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Solar energy is a clean, renewable source of power.
Here’s a stunning statistic for you; the amount of sunlight that strikes the earth’s surface in an hour and a half, is enough to handle the entire world’s energy consumption for a full year! Let’s just think about that for a second. We’re not talking about powering your entire town, or the state of CT, or the east coast, or even all of the US and Canada….the WHOLE WORLD! An hour and a half of sun!! MIND. BLOWN.
Solar energy technology has figured out how to harness the sun’s energy and make it usable. Let’s start with talking about solar for our homes, as opposed to major commercial applications…. most home application solar panels are made of photovoltaic cells. The cells have semiconductor materials, like in computer chips. When sunlight hits these cells, it knocks electrons loose from their atoms. As the electrons flow through the cell, they generate electricity. The electrons flow through the solar cells, down wires along the edge of the panels, and into a junction box as DC, or Direct Current power. This current travels from the solar panels to an inverter where it changes from DC to AC, or Alternative Current, and can be used in your house for power.
The fascinating part of all of this is the cells are often less than the thickness of four human hairs!!! In order to protect them from the elements outdoors, they are sandwiched between protective materials, like glass and/or plastic.
How do they make our power? We know the cells convert sunlight to energy and they are teeny tiny! So in order to create enough energy, they are connected together to form larger units, or panels, forming arrays. The arrays are then connected to the electrical grid. Because they are easy to connect together, and expand, you can generally make an array as small or as large as you need.
Many of us think once we put solar panels, or a solar array, on our house, we have unlimited power and can stay powered day and night, even during storms and outages. But that isn’t necessarily the case. Most systems are still “grid-tied,” meaning the solar system, home’s electric, and local utility grid are all interconnected through your main service panel. You power your house through the day with sun, and draw from the grid at night. It allows you to push any excess electricity you make back to the local grid, and through “net metering,” you “bank” the excess energy for use at night and in the winter months. We’ll go into net metering in more detail another time. Very cool stuff though….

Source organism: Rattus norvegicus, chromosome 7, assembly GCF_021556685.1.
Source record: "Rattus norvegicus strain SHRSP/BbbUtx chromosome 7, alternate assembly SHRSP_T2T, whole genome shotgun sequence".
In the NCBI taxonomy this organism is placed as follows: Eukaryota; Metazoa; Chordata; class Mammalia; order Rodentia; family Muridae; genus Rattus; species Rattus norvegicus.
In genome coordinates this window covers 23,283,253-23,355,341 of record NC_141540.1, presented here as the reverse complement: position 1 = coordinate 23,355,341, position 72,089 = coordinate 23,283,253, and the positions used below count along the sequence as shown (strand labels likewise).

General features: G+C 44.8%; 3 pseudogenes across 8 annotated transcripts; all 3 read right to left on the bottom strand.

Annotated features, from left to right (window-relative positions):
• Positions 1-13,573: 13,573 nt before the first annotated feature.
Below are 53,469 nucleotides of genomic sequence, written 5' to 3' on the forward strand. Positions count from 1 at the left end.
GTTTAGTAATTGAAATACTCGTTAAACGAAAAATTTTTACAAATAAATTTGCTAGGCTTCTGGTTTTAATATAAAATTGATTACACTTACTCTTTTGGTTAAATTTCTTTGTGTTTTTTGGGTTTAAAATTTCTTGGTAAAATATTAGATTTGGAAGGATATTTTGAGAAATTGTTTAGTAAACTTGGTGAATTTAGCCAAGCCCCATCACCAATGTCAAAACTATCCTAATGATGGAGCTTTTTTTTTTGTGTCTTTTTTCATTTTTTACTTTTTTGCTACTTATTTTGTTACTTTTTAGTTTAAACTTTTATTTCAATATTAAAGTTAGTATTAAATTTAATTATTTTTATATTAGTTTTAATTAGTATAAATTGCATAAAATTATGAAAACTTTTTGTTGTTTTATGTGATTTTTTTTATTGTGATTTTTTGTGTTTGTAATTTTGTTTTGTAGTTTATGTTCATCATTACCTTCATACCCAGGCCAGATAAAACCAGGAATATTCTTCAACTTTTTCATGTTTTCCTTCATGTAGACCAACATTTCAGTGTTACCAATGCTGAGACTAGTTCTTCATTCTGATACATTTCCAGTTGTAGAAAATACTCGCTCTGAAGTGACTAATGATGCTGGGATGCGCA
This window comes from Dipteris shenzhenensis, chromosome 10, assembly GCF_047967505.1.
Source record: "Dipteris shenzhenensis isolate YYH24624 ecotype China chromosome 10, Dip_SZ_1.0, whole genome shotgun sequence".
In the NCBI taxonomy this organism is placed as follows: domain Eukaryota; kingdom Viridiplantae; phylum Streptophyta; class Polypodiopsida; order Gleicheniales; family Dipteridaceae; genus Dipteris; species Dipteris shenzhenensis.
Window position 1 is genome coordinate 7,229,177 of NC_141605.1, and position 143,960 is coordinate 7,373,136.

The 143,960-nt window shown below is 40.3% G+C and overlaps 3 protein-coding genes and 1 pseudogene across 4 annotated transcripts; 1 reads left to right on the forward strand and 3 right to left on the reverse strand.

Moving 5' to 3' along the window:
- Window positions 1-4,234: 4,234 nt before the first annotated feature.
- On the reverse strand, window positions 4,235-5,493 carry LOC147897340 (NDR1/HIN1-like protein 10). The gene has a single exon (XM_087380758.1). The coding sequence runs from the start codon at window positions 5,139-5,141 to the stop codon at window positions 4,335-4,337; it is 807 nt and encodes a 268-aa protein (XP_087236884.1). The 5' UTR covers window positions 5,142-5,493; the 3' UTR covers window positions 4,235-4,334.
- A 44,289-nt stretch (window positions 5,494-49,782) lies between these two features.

Alternatively, you could install battery storage in your house, putting you off-grid and banking your energy production (within the capacity limits of your batteries) in your own batteries. This is also a subject for another day, but hopefully this gives you a better understanding of how solar actually works!
I personally have a solar array that powers about 103% of my home’s total needs, and as such, do not pay an electric bill all year, except for the customer service charge to be connected to the power grid, of $9.62, roughly 4 or 5 months of the year. I bank enough power from March through September, to meet all my nighttime and winter months needs. I use a portable gas powered generator if we have power outages, and it’s perfectly sufficient. I considered the power banks, or batteries, at one time, but considering the technology and the cost, decided to sit them out for at least a while. More to come on that another day!
Take time to soak up some sun!